# Talk:Derivative

What a surprise--once again, a page in desperate need of revision. I'll do my best to delete absurd and meaningless statements, but someone else needs to come here and do a complete rewrite.--Mathoreilly 13:42, 2 July 2008 (EDT)

So the page is at least a little less wrong now, but someone still needs to do something about the max/min section which is, to put it bluntly, very poorly written.--Mathoreilly 13:53, 2 July 2008 (EDT)

Someone other than you, apparently. Sorry, but I think a red link would be better than what you left us with.
I have taught SAT math and I earned AP credit for calculus. This was simply unacceptable quality. Do not edit any more math articles. --Ed Poor Talk 14:41, 2 July 2008 (EDT)

I have taken this out as suggested by Mathoeilly as it needs work, possiblly a different article,

Thus the derivative is a measurement of how a function changes when the values of its inputs vary. Derivatives are helpful in determining the maxima and minima of a function. For example, taking the derivative of a quadratic function will yield a linear function. The points at which this function equals zero are called critical points. Maxima and minima can occur at critical points, and can be verified to be a maximum or minimum by the second derivative test. The second derivative is used to determine the concavity, or curved shape of the graph. Where the concavity is positive, the graph curves upwards, and could contain a relative minimum. Where the concavity is negative, the graph curves downwards, and could contain a relative maximum. Where the concavity equals zero is said to be a point of inflection, meaning that it is a point where the concavity could be changing. Also, differentials have numerous applications in physics.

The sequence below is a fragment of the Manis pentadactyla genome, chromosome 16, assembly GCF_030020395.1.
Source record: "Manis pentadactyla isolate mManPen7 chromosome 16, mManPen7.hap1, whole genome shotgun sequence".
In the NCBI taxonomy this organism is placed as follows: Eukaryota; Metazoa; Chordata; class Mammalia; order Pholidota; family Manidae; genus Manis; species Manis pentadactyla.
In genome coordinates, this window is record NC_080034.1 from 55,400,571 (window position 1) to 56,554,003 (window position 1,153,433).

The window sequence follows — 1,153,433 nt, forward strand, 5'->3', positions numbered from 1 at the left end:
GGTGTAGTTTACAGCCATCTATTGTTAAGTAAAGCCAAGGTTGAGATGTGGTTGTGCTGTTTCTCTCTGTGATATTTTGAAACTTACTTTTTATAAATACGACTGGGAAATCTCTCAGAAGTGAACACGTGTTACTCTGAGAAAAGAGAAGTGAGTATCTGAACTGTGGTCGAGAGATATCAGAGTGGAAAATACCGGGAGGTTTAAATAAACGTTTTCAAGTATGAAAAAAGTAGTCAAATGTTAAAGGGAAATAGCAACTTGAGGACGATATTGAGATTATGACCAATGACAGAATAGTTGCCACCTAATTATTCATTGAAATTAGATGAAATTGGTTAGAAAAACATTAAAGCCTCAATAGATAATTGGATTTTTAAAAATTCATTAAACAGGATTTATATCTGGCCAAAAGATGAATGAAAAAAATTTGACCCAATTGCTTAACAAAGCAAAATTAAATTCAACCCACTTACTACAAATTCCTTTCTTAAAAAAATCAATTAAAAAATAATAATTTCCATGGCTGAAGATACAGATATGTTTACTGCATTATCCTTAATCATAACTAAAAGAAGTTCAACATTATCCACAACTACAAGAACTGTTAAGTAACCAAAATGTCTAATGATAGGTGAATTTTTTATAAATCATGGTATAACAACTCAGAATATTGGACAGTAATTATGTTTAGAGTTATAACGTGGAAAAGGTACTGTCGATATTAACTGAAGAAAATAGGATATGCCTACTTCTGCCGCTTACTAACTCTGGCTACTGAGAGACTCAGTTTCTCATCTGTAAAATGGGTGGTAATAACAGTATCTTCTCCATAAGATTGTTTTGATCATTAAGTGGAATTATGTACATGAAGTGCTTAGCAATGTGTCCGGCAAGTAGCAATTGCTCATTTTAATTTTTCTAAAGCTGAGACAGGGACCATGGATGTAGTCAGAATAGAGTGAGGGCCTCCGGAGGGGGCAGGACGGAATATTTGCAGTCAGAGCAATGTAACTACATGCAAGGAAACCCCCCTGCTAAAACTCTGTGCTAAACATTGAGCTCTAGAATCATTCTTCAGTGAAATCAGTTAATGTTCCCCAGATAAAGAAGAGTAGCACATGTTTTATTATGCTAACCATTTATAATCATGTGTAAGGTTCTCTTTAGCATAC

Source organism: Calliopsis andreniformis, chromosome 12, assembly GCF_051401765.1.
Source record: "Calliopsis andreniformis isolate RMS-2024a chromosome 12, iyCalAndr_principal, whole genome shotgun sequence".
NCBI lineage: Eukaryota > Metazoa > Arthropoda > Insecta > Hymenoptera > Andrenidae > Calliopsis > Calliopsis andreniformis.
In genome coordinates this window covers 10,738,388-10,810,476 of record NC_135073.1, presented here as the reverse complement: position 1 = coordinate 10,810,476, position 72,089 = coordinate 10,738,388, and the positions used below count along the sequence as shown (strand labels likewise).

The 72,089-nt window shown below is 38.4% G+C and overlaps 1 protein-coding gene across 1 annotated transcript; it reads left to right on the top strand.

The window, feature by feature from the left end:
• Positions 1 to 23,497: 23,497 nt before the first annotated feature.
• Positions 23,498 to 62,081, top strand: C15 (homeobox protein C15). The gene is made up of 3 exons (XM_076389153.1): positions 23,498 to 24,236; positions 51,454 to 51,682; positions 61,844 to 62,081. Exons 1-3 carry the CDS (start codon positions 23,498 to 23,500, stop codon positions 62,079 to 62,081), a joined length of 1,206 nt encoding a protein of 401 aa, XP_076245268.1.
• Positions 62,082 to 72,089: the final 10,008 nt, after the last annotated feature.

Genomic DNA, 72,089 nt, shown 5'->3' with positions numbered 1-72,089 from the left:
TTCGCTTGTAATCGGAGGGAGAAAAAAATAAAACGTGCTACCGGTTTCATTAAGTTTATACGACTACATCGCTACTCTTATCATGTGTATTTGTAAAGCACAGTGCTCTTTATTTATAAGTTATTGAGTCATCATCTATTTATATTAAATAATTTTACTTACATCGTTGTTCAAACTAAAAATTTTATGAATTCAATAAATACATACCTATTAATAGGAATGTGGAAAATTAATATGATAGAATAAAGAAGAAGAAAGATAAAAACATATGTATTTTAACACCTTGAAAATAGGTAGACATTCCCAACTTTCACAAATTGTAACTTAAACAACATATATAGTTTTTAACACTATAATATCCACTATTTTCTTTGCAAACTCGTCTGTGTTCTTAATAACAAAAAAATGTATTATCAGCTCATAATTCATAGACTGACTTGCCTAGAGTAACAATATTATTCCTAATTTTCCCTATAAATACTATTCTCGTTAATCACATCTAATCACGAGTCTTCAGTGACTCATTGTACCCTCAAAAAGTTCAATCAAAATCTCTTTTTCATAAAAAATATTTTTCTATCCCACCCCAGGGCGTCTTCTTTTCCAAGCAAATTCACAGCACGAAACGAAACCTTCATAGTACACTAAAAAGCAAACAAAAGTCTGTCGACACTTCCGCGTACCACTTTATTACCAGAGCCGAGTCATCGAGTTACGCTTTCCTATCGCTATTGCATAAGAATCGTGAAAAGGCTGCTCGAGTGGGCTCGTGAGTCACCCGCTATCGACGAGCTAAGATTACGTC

## The current article

Okay I will make a list of questions about the article

1. In what contacts do you mean "measure"? Measure has a very specific mathematical meaning how do you mean it.
2. You link to tangent but if you look at the tangent article it discusses the tangent function and even then not in a way you can under stand the tangent function.
3. "differentiation is the reverse process of integration" In all my years of doing maths I have never heard anyone use the word process unless they are discussing and actual physical process. I think the term you are looking for is operation.
4. You then go on to talk about maxima and minima. This is all good but as we at now stage have found out anything about how to differentiate it is usless to the reader.

The notion "Differentiability implies continuity as well as integrability" is at least misleading. You want to say - I suppose - that, if a function is differentiable (and therefore continuous) in a point (and therefore in a neighborhood of this point), then there exists a primitive for this function on this neighborhood. Integrability of a function f(x) on $\mathbb{R}$ OTOH is commonly understood to be the existence of $\int_{\mathbb{R}}f(x) dx$ - and the simple example of f(x) = sin(x) shows that the Integral of this differentiable function does not exist.--DiEb 17:01, 17 August 2008 (EDT)